Thousands of Morsi followers gathered at the site of a vigil near a mosque in northeast Cairo, where they have vowed to remain camping out in the fierce heat until he is restored to power – an aim that now seems vain.

“Revolutionaries! Free people! We will complete the journey!” chanted a speaker as the crowd held aloft a wooden coffin draped in an Egyptian flag.

Medical sources confirmed at least 55 people had been killed, raising the death toll in the incident, the deadliest in the two and a half years of Egypt's political turmoil apart from a riot at a soccer stadium in 2012.

A year after Morsi took power, millions of people took to the streets on June 30 to demand his resignation, fearing he was orchestrating a creeping Islamist takeover of the state and frustrated by his failure to turn around the crippled economy.

To the Brotherhood, his removal amounted to the reversal of democracy by entrenched interests who would never accept their election victories. The long-banned Brotherhood fears a return to the suppression endured for decades under autocratic rulers.

“The only road map is the restoration of the president elected by the people,” said Hoda Ghaneya, 45, a Muslim Brotherhood women's activist. “We will not accept less than that, even if they kill us all.”

The streets of Cairo were quieter on Tuesday but the Brotherhood called for more protests later in the day, raising the risk of further violence.

Away from the camp, its support is patchy in the capital. Some in Cairo are flying banners from balconies with portraits of General Abdel Fattah al-Sisi, the military commander who toppled Morsi.

In an address before Wednesday's start of the Muslim holy month of Ramadan, Sisi made clear who was in charge: “No party has the right to oppose the will of the nation,” he said.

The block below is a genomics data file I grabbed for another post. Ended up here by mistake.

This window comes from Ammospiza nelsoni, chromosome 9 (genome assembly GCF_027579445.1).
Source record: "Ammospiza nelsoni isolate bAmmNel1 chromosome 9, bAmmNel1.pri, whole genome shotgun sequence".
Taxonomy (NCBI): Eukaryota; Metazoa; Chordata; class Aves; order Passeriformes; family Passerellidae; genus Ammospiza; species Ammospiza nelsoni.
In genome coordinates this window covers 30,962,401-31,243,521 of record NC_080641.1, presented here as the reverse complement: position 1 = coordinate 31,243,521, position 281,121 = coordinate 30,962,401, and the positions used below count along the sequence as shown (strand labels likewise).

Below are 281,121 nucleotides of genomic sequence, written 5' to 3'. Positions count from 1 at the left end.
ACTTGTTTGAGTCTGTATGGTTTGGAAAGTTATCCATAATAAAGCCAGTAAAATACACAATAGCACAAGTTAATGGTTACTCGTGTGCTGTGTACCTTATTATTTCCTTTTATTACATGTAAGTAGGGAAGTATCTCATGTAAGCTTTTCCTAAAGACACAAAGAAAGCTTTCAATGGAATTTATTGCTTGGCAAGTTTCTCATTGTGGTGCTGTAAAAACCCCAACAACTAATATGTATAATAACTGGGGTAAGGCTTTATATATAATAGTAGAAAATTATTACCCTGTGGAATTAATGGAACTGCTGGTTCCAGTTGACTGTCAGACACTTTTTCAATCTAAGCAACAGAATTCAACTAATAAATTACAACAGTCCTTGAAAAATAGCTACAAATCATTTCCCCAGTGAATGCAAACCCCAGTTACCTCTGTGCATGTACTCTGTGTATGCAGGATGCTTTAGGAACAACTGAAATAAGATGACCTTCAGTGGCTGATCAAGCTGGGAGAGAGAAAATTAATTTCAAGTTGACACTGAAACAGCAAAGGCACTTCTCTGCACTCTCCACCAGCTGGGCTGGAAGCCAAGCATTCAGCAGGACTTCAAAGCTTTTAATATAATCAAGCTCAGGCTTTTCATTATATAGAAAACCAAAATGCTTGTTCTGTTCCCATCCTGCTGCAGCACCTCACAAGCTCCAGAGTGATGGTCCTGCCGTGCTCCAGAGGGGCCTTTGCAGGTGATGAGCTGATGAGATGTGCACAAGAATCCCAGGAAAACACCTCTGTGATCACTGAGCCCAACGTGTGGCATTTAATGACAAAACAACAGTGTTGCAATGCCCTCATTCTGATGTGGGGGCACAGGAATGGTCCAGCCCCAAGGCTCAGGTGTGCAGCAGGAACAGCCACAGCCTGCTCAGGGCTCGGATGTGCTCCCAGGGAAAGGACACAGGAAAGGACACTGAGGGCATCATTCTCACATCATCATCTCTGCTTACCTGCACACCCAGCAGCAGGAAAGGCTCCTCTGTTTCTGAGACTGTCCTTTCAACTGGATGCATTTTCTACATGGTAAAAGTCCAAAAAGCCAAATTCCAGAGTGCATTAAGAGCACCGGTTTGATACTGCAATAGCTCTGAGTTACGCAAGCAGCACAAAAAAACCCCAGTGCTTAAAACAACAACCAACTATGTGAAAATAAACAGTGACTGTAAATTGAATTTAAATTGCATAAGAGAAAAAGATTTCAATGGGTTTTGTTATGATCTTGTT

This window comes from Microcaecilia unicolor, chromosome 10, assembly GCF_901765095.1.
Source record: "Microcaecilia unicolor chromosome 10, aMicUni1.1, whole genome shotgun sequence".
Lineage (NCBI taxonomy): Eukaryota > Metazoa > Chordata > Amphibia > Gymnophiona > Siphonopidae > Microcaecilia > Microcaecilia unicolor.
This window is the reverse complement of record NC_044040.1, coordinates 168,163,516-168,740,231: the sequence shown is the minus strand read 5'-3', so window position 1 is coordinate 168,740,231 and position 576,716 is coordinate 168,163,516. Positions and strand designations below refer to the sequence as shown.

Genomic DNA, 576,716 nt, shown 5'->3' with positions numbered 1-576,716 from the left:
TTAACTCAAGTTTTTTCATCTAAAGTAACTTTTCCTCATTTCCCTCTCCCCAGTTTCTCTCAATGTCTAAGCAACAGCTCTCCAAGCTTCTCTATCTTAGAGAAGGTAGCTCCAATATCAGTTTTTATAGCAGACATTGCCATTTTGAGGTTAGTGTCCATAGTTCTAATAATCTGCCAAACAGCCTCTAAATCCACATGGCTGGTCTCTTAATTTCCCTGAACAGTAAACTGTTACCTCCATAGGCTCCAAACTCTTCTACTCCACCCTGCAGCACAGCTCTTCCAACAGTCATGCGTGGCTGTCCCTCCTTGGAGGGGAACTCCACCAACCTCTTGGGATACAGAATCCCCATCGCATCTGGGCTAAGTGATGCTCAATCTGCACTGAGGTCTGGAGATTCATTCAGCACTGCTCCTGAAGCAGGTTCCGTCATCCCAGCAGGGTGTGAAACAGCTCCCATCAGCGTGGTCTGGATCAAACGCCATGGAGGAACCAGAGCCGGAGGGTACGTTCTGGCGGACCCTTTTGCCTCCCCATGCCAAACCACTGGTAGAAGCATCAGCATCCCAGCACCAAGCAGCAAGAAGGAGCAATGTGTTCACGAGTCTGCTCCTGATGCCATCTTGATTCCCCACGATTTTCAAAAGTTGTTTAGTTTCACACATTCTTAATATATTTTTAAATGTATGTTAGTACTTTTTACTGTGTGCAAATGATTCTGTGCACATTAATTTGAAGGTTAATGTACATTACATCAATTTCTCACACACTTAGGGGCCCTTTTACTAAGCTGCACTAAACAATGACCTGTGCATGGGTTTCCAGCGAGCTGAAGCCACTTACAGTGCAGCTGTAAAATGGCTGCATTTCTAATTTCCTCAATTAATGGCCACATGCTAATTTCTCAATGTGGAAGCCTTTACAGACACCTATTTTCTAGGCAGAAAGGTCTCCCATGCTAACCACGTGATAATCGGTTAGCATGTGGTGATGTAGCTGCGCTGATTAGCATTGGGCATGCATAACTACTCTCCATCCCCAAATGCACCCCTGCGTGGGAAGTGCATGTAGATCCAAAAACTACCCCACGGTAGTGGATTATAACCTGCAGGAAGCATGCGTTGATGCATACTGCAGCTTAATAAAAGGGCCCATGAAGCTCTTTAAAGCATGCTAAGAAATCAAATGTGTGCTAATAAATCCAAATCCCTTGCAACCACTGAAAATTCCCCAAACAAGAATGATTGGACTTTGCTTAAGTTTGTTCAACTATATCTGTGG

Egyptian media, mainly controlled by the state and Morsi's opponents, praised the army and denounced Monday's violence as the provocation of terrorists. Many Cairenes seemed to agree.

“Of course I condemn this: Egyptian versus Egyptian. But the people attacked the army, not the other way around,” said Abdullah Abdel Rayal, 58, shopping in a street market in downtown Cairo on Tuesday morning.

Yet the Brotherhood still maintains support of many in rural provinces, after decades of dedicated underground organization.

ARAB CASH URGENTLY NEEDED

Saudi and UAE aid provides Egypt with urgently needed funds to maintain the subsidized fuel and food supplies it gives its 84 million people. Its coffers are running desperately short since the unrest of the Arab Spring drove away tourists and investors.

Both Gulf countries had promised aid after former autocrat Hosni Mubarak was toppled in 2011, but withheld it under Morsi.

Mansour, the judge named head of state by the army when it brought down Morsi last week, decreed overnight that a parliamentary vote would be held in about six months, faster than many expected. That would be followed by a presidential election. An amended constitution would be put to a referendum.

The Brotherhood rejected the plan. Senior Brotherhood figure Essam El-Erian condemned a “decree issued after midnight by a person appointed by the putchists, usurping the legislative power from a council elected by the people, and bringing the country back to stage zero”.

The military-backed authorities seem to be resigned to restarting politics without the Brotherhood. Instead, they are courting the country's other main Islamist group, Nour, which had said on Monday it was pulling out of all political talks as a result of the attack on Morsi supporters.

Nour's signal that it would now support Beblawi as prime minister showed it had not fully abandoned politics.

“We do not object to Dr. Hazem. He is an important economic figure,” Nour Party head Younes Makhyoun told Reuters by telephone. “He has no party affiliations that I am aware of.”

In what appeared to be an olive branch to Islamists – and a move that also angered liberals – Mansour's decree included language put into the constitution last year that defined the principles of Islamic law, or sharia.

Nathan Brown, a leading expert on Egypt's constitution at George Washington University in Washington, said that while the overnight decree laid out a clear sequence for transition, it also repeated some mistakes made two years ago, after Mubarak.